EUROVISION SONG CONTEST. WHY SO SERIOUS?

So last night, locally here in Malta, we had the Malta Eurovision Song Contest. It’s the yearly competition that gives Maltese music performing talent the opportunity to strut their stuff. And for which the grand prize is the opportunity to represent Malta on the international stage at the Eurovision Song Contest. A pretty big deal for local singers and it seems, locally, to have a massive following. Yesterday’s edition was held at the MFCC pavilion and was hosted by a talent in his own right, and my old friend Colin Fitz.

First of all I think it’s only fair to congratulate this years winner Christabelle Borg. She was a clear winner on the night, and thoroughly deserves her chance on the international stage. She will be heading off to Portugal in May to compete at the Eurovision Song Contest. However, in this case, it’s not just the song that deserves our plaudits. It is also what the song represents.

 

Photo taken by Mark Zammit Cordina

Aptly named, Taboo, is intended to raise awareness for mental health. This, coincidentally, just happens to be an area very close to my own heart and struggles. You see, I have been battling against my own mental health problems for over 25 years. And I can assure you it has been a difficult struggle. A fight which on many occasions I was very close to losing. Thankfully, it seems I have finally turned the corner and am winning the war. However, back on point, for me, anyone who is willing to take a stand and help people understand the stigma that is mental health, deserves great credit. And I think putting her victory aside, Christabelle deserves great credit for trying to shine a light on an area of health that still not fully understood nor accepted.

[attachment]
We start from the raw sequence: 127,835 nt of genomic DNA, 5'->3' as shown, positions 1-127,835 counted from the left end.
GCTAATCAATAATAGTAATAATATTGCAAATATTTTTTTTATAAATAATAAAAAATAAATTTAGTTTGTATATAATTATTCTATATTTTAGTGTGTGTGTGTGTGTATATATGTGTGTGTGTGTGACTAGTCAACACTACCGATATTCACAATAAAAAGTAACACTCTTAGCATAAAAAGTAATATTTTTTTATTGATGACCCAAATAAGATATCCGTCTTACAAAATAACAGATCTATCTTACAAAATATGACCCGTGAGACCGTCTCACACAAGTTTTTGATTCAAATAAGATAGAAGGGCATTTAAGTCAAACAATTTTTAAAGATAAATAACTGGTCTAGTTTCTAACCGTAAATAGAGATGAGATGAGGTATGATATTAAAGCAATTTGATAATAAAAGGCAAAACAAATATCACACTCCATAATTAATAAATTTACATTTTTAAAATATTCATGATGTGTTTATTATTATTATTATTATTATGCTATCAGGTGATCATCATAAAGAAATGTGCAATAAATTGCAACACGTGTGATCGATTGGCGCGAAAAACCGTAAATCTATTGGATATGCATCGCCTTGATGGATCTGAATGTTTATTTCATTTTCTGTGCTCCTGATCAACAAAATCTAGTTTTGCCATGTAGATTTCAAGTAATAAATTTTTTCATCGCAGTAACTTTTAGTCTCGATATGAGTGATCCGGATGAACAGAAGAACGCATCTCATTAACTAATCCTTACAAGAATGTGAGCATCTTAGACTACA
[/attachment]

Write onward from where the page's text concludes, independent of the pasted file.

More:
Now, let’s get into the point of me writing this article. Once the dust settles on last nights competition, the build up to this years Eurovision will begin. As is always the case, Maltese expectations will be high and the nation will be hopeful. But my question to those who join in the furore is, why? Knowing what we know about Eurovision and experiencing what we’ve experienced, why would anybody in their right mind have any expectations of winning the thing?

Don’t get me wrong here, I can understand why the people of a small nation like ours would embrace the opportunity to compete on the international stage. Very rare are these opportunities, and in most cases, more often than not it ends in extreme disappointment and highlights an obvious lack of the ability to truly compete. So one would think the Eurovision would finally provide an equal playing field for Malta to show case it’s talent and provide a real opportunity for success. But ask yourself this question, is that what the Eurovision Song Contest provides?

The fact of the matter is, and I will not sugar coat my opinions here, the Eurovision Song Contest is an absolute joke. A complete farce. For such a big, and nowadays global, competition, I have never seen anything so poorly presented. I like to refer to the show as “cheap Euro trash”. But beyond that, the song competition itself is even more of a joke. More often than not nowadays, it is not the  most competently composed piece of music nor the best delivered performance that wins the show. Instead it seems to be either the biggest freak show, or example of extreme choreography that wins the day. What kind of song contest is that?